Twitter has suspended several accounts run by the Cuban government including those of state-run media and of officials including the daughter of Communist party leader Raul Castro.
The social media giant cited violations of its policies.
The move came just as President Miguel Díaz-Canel made a televised statement about potential fuel shortages.
Cuba’s pro-government journalists’ union denounced the suspensions as “massive censorship”.
“What is new here is the massive scope of this act of cybernetic warfare, clearly planned, that aims to limit the freedom of expression of Cuban institutions and citizens and to silence the leaders of the revolution,” the union said in a statement.
The suspensions began a little before the announcement on state TV on Wednesday by President Diaz-Canel and continued the following morning.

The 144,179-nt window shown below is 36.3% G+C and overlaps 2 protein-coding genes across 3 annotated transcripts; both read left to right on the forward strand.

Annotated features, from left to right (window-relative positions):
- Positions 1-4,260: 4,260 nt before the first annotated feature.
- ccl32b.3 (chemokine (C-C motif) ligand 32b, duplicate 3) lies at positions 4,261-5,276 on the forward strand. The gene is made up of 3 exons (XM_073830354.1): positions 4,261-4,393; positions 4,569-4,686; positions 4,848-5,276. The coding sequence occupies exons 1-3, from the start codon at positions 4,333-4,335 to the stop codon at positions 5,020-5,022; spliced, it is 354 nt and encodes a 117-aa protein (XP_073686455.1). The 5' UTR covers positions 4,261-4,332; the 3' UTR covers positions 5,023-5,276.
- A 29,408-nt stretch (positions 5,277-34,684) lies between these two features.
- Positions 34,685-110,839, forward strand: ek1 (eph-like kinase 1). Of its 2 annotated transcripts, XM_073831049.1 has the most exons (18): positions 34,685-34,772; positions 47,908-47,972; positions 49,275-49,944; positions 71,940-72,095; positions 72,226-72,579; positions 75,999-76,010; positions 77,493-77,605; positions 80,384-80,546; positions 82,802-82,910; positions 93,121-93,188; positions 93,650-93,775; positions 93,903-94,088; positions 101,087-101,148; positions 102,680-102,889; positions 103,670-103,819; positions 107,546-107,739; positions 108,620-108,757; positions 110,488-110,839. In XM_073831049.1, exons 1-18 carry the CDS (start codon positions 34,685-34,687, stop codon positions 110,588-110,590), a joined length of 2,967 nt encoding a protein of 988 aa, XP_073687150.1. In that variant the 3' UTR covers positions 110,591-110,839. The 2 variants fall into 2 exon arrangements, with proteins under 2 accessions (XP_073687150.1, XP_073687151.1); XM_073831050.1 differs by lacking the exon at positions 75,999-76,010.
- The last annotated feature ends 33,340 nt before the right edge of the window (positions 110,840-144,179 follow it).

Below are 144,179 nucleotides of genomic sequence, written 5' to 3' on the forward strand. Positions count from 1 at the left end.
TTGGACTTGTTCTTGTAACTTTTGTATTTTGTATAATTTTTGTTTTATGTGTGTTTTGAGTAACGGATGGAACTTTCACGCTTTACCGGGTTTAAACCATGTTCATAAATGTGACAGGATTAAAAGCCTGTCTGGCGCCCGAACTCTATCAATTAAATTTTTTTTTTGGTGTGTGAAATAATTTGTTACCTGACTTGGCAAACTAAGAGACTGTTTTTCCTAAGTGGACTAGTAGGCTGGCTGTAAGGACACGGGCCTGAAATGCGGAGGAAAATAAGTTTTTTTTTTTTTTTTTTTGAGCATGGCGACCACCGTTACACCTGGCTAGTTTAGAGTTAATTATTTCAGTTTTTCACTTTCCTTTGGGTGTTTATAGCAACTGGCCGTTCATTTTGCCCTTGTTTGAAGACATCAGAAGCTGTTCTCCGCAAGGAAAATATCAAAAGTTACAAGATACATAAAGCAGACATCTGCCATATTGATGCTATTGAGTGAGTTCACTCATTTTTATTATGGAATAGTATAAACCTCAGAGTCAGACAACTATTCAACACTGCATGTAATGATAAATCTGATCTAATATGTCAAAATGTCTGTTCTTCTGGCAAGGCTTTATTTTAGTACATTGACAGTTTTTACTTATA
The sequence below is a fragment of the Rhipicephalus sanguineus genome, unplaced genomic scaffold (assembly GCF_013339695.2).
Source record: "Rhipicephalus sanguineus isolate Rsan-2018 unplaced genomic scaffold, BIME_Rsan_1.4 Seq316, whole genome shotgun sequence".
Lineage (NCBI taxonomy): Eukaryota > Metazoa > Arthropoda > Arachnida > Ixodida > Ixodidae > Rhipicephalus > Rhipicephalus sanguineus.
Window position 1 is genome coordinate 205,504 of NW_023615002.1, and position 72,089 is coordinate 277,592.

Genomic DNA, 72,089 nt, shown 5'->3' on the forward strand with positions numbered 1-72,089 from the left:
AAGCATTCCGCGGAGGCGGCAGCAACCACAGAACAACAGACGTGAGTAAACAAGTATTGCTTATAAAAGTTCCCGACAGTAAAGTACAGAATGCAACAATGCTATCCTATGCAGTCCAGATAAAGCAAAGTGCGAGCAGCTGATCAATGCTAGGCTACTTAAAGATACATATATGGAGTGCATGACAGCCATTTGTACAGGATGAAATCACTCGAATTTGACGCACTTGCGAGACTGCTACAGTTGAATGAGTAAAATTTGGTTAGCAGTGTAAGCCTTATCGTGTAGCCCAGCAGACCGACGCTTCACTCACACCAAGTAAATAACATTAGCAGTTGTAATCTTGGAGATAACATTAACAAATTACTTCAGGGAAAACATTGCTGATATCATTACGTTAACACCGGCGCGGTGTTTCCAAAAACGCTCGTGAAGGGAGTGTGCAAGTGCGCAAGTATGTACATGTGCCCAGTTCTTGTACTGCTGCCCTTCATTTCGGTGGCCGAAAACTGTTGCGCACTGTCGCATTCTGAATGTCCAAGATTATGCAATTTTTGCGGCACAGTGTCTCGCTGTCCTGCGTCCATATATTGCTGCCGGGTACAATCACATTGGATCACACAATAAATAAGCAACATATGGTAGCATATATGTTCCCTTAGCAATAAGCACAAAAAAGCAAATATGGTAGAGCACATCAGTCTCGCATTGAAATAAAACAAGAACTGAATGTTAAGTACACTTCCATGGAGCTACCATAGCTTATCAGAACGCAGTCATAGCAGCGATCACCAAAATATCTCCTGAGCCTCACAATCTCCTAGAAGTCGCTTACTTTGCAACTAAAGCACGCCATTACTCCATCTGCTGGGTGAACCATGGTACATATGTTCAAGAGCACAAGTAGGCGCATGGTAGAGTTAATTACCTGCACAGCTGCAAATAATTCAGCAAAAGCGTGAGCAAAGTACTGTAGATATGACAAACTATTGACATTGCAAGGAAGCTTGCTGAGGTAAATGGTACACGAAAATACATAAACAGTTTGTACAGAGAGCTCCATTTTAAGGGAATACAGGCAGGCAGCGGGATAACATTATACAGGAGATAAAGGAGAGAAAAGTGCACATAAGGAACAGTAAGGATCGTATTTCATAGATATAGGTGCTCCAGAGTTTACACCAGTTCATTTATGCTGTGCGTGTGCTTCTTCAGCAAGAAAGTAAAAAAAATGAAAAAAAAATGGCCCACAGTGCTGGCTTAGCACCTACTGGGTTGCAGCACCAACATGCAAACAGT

They include the account of the TV programme, Mesa Redonda, on which Mr Díaz-Canel appeared; the state-run newspaper Granma Digital; the state radio station Radio Rebelde, and the account of Raul Castro’s daughter and head of the Cuban gay rights commission, Mariela Castro.
Mr Díaz-Canel’s account was not suspended and he used it to share the journalist union’s statement.
A Twitter spokesman did not give specific examples of where its rules had been broken.
But he said the company’s platform manipulation policies prohibit users artificially amplifying or disrupting conversations by using multiple accounts.
The owners of the relevant accounts had been contacted and told the reasons for the suspensions, the company added.
Twitter CEO and co-founder Jack Dorsey recently visited Cuba and officials at the foreign ministry have publicly requested an explanation from him, the BBC’s Will Grant in Havana says.
In his televised address, Mr Díaz-Canel warned of problems with fuel supplies in the coming weeks.
He said the distribution of fuel, especially of diesel, was being badly hit by US sanctions against Venezuela – Cuba’s main oil supplier.
He said it was likely there would be blackouts next week, suggesting that people should work from home.